[cancer|culture] The hour and manner of one’s passing

I don’t have a lot to add to what’s already being said about the death of Philip Seymour Hoffman. He was a successful actor and director who was still underrated, in my uninformed understanding of Hollywood and Broadway. He took brave and frightening and silly roles, sometimes all at once, and inhabited the screen with a certain everyman awkwardness that was both endearing and familiar.

But death, now death has become a close friend to me this last year. Riding on my shoulder, always at my side, hearing with my ears, speaking with my tongue, thinking with my thoughts. Even as I write this I am lying in a hotel room bed on a heated mattress pad with my right side wrapped in a heating pad, every breath a pain, every movement an ache, each of those tiny, sharp, endless crystal moments a reminder that barring a medical breakthrough of almost literally miraculous proportions, I will be gone in a matter of months and weeks.

As it happens of course, we’re working on that medical breakthrough. That’s why the bed I am lying in happens to be in Ocean City, Maryland, 2,950 miles from my home in Portland, OR. My crowd-funded Whole Genome Sequencing drives a realtime experiment in mutation-based selection of TIL cells happening on a lab bench not far west of here at the National Institutes of Health in Bethesda, Maryland. I am choosing to live, in pain both physical and psychic, for so long as I can. I am perhaps too stupid and stubborn to die any sooner than I might.

Yet, I say this as if I have any direct control over the ways and means of my cancer.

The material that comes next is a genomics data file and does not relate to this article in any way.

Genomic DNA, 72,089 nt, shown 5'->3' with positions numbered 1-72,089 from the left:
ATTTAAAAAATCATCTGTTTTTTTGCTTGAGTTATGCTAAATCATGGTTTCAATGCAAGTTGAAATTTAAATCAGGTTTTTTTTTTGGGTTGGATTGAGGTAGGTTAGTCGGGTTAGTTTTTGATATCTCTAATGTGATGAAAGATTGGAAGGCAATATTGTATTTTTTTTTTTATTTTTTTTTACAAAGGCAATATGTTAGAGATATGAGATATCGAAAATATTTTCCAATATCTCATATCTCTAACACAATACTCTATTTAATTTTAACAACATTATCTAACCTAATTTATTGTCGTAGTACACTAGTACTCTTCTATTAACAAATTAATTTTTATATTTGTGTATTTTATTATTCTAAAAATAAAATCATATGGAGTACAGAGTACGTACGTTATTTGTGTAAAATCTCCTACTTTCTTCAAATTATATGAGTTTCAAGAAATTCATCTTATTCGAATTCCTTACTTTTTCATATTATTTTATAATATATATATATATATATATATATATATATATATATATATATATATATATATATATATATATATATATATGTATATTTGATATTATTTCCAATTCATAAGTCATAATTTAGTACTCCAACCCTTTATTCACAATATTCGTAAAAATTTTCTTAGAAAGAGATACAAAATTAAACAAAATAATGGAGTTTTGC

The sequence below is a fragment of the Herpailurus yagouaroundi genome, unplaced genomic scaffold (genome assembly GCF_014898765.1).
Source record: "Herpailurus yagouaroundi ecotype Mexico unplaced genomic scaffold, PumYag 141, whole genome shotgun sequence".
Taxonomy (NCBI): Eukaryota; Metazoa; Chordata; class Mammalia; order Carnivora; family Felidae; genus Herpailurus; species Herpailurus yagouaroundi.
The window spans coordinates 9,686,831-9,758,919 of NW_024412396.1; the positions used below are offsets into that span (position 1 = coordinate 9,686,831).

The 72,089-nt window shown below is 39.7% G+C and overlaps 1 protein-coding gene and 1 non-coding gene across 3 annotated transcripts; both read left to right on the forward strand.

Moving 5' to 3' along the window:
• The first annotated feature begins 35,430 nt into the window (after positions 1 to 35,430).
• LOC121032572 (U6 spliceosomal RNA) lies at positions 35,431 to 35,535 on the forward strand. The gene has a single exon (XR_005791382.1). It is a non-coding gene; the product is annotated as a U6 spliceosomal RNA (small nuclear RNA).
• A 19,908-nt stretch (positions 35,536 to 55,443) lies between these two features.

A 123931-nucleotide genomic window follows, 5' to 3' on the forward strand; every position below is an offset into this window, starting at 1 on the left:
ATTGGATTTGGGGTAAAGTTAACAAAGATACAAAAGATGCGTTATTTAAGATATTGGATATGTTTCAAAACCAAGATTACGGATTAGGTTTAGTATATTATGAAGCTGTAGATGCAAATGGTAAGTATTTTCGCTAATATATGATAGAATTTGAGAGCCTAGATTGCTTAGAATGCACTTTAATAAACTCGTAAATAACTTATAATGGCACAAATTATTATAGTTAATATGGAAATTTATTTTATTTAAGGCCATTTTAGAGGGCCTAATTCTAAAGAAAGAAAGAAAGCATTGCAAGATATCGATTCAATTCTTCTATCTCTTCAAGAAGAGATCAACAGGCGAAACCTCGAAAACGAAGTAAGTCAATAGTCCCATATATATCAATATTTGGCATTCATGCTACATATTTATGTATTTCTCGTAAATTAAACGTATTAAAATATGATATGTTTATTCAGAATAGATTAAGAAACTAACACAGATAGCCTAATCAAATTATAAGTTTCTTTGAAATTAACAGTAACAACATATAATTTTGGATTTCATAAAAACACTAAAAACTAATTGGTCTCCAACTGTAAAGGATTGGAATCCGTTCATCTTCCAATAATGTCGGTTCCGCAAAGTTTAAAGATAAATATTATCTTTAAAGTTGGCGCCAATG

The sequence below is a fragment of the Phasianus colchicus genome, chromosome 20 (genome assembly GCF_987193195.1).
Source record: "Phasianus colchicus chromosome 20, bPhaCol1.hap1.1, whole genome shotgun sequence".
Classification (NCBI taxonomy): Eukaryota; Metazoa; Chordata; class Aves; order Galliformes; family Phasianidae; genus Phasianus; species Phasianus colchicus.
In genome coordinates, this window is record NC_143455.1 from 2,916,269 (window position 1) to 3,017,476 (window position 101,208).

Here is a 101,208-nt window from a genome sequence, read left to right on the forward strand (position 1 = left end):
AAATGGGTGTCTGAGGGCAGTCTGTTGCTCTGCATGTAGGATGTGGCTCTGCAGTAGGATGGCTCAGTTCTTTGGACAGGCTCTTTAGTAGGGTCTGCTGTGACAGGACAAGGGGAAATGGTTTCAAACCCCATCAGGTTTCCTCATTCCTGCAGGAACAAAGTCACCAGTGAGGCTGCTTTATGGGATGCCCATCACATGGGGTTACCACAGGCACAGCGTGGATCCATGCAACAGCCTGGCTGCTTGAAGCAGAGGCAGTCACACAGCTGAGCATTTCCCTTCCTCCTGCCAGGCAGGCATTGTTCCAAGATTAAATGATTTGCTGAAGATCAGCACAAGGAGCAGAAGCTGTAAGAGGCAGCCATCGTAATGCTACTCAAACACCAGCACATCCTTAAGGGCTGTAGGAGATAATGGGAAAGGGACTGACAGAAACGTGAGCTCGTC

As a matter of philosophy, I don’t oppose what we somewhat ironically call “recreational drug use”. As a matter of philosophy, I support a right to die for those who feel the need to do so. That would almost make me a Libertarian, at least back in the days before that group became Tea Party lunatics and lost all moral and intellectual credibility.

But I strongly oppose harm to others. In any form. Medicating yourself to death, as Hoffman appears to have done (whether accidentally or with a purpose) slays a portion of the hearts of everyone who loves you.

I know this, as I know that my own increasingly overwhelming mortality slays a portion of the hearts of those who love me.

As I’ve said in several other contexts recently, when death is being forced upon you, as it is with me, then life becomes all the more precious. There’s always a tomorrow, no matter how bad today looks.

That’s not me speaking in cliche. That’s me speaking as someone who spent my teens and twenties so gripped in chronic clinical depression that I found it necessary to try to take my own life, and wound up in considerable treatment because of that. I was lucky enough to have a chance to walk it back, and go on to have a life and loves and a child and writing career.

My chances to walk it back are almost gone beyond recall. The hour and manner of my passing is being dictated by genetic inevitability and the toxic tumor-children of my body.

Philip Seymour Hoffman will never have a chance to walk it back now. The hour and manner of his passing has been set and sealed, seemingly by his own hand.

And that makes me sad. For him. For those who loved him in his everyday life. For those among us who admired him from a distance.

Because one of the things that makes me saddest for myself is that there’s always a tomorrow, but soon enough I will never again see the sun rise. Neither will Mr. Hoffman.